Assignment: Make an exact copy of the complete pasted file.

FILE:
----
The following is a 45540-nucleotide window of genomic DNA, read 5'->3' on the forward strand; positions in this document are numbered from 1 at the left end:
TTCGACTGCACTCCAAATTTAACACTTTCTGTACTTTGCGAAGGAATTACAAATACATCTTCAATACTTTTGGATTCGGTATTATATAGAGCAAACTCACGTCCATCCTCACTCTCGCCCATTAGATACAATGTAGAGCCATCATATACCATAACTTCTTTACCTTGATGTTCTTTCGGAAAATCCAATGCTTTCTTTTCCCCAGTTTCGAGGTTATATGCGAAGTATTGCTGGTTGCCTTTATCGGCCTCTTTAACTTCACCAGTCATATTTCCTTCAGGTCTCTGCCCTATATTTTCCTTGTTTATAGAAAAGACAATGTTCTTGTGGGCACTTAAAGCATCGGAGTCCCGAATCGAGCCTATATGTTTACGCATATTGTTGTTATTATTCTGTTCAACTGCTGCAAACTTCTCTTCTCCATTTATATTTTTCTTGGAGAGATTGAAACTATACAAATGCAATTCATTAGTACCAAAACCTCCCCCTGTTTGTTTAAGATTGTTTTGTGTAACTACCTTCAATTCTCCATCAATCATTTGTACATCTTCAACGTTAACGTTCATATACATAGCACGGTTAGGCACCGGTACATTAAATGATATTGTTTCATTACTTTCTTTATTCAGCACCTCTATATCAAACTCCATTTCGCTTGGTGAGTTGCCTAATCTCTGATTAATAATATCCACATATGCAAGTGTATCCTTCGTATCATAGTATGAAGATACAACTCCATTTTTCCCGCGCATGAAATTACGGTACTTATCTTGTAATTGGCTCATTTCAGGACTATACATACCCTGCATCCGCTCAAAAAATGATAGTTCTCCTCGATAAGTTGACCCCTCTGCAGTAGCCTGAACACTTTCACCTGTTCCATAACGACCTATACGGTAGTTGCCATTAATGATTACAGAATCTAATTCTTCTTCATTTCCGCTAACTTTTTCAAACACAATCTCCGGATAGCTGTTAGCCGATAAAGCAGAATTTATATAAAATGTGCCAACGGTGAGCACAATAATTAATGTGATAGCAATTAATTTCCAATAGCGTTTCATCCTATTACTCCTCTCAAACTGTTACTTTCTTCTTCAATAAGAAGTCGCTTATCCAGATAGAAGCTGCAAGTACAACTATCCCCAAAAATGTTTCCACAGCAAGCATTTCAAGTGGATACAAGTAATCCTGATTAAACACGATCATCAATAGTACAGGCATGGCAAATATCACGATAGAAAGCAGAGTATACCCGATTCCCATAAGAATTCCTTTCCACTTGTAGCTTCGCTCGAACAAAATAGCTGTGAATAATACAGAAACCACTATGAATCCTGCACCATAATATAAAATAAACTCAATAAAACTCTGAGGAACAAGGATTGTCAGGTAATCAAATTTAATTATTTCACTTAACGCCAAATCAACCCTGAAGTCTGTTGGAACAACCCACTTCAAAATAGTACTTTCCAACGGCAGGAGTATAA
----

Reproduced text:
The following is a 45540-nucleotide window of genomic DNA, read 5'->3' on the forward strand; positions in this document are numbered from 1 at the left end:
TTCGACTGCACTCCAAATTTAACACTTTCTGTACTTTGCGAAGGAATTACAAATACATCTTCAATACTTTTGGATTCGGTATTATATAGAGCAAACTCACGTCCATCCTCACTCTCGCCCATTAGATACAATGTAGAGCCATCATATACCATAACTTCTTTACCTTGATGTTCTTTCGGAAAATCCAATGCTTTCTTTTCCCCAGTTTCGAGGTTATATGCGAAGTATTGCTGGTTGCCTTTATCGGCCTCTTTAACTTCACCAGTCATATTTCCTTCAGGTCTCTGCCCTATATTTTCCTTGTTTATAGAAAAGACAATGTTCTTGTGGGCACTTAAAGCATCGGAGTCCCGAATCGAGCCTATATGTTTACGCATATTGTTGTTATTATTCTGTTCAACTGCTGCAAACTTCTCTTCTCCATTTATATTTTTCTTGGAGAGATTGAAACTATACAAATGCAATTCATTAGTACCAAAACCTCCCCCTGTTTGTTTAAGATTGTTTTGTGTAACTACCTTCAATTCTCCATCAATCATTTGTACATCTTCAACGTTAACGTTCATATACATAGCACGGTTAGGCACCGGTACATTAAATGATATTGTTTCATTACTTTCTTTATTCAGCACCTCTATATCAAACTCCATTTCGCTTGGTGAGTTGCCTAATCTCTGATTAATAATATCCACATATGCAAGTGTATCCTTCGTATCATAGTATGAAGATACAACTCCATTTTTCCCGCGCATGAAATTACGGTACTTATCTTGTAATTGGCTCATTTCAGGACTATACATACCCTGCATCCGCTCAAAAAATGATAGTTCTCCTCGATAAGTTGACCCCTCTGCAGTAGCCTGAACACTTTCACCTGTTCCATAACGACCTATACGGTAGTTGCCATTAATGATTACAGAATCTAATTCTTCTTCATTTCCGCTAACTTTTTCAAACACAATCTCCGGATAGCTGTTAGCCGATAAAGCAGAATTTATATAAAATGTGCCAACGGTGAGCACAATAATTAATGTGATAGCAATTAATTTCCAATAGCGTTTCATCCTATTACTCCTCTCAAACTGTTACTTTCTTCTTCAATAAGAAGTCGCTTATCCAGATAGAAGCTGCAAGTACAACTATCCCCAAAAATGTTTCCACAGCAAGCATTTCAAGTGGATACAAGTAATCCTGATTAAACACGATCATCAATAGTACAGGCATGGCAAATATCACGATAGAAAGCAGAGTATACCCGATTCCCATAAGAATTCCTTTCCACTTGTAGCTTCGCTCGAACAAAATAGCTGTGAATAATACAGAAACCACTATGAATCCTGCACCATAATATAAAATAAACTCAATAAAACTCTGAGGAACAAGGATTGTCAGGTAATCAAATTTAATTATTTCACTTAACGCCAAATCAACCCTGAAGTCTGTTGGAACAACCCACTTCAAAATAGTACTTTCCAACGGCAGGAGTATAA